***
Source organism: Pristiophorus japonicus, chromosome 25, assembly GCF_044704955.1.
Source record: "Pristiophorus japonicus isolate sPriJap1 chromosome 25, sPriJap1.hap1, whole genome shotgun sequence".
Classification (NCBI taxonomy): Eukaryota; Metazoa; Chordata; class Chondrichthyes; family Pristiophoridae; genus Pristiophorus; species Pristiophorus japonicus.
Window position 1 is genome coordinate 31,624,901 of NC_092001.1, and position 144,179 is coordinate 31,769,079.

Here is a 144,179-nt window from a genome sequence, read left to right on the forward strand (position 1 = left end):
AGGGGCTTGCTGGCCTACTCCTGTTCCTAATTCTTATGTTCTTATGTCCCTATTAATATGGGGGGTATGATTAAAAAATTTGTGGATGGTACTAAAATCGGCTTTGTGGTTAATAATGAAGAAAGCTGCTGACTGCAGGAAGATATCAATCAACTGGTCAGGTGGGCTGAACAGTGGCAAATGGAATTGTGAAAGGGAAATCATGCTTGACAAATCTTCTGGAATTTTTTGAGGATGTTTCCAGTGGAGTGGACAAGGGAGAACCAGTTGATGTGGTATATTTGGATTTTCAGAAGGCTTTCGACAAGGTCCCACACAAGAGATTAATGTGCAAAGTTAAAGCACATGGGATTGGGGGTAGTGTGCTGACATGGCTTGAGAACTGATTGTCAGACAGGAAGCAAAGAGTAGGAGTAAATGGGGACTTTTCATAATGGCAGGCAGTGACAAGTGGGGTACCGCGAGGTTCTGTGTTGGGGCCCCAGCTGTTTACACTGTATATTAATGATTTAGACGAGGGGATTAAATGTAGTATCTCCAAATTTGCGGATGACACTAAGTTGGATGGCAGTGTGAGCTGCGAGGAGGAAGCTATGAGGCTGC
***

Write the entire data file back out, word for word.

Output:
Source organism: Pristiophorus japonicus, chromosome 25, assembly GCF_044704955.1.
Source record: "Pristiophorus japonicus isolate sPriJap1 chromosome 25, sPriJap1.hap1, whole genome shotgun sequence".
Classification (NCBI taxonomy): Eukaryota; Metazoa; Chordata; class Chondrichthyes; family Pristiophoridae; genus Pristiophorus; species Pristiophorus japonicus.
Window position 1 is genome coordinate 31,624,901 of NC_092001.1, and position 144,179 is coordinate 31,769,079.

Here is a 144,179-nt window from a genome sequence, read left to right on the forward strand (position 1 = left end):
AGGGGCTTGCTGGCCTACTCCTGTTCCTAATTCTTATGTTCTTATGTCCCTATTAATATGGGGGGTATGATTAAAAAATTTGTGGATGGTACTAAAATCGGCTTTGTGGTTAATAATGAAGAAAGCTGCTGACTGCAGGAAGATATCAATCAACTGGTCAGGTGGGCTGAACAGTGGCAAATGGAATTGTGAAAGGGAAATCATGCTTGACAAATCTTCTGGAATTTTTTGAGGATGTTTCCAGTGGAGTGGACAAGGGAGAACCAGTTGATGTGGTATATTTGGATTTTCAGAAGGCTTTCGACAAGGTCCCACACAAGAGATTAATGTGCAAAGTTAAAGCACATGGGATTGGGGGTAGTGTGCTGACATGGCTTGAGAACTGATTGTCAGACAGGAAGCAAAGAGTAGGAGTAAATGGGGACTTTTCATAATGGCAGGCAGTGACAAGTGGGGTACCGCGAGGTTCTGTGTTGGGGCCCCAGCTGTTTACACTGTATATTAATGATTTAGACGAGGGGATTAAATGTAGTATCTCCAAATTTGCGGATGACACTAAGTTGGATGGCAGTGTGAGCTGCGAGGAGGAAGCTATGAGGCTGC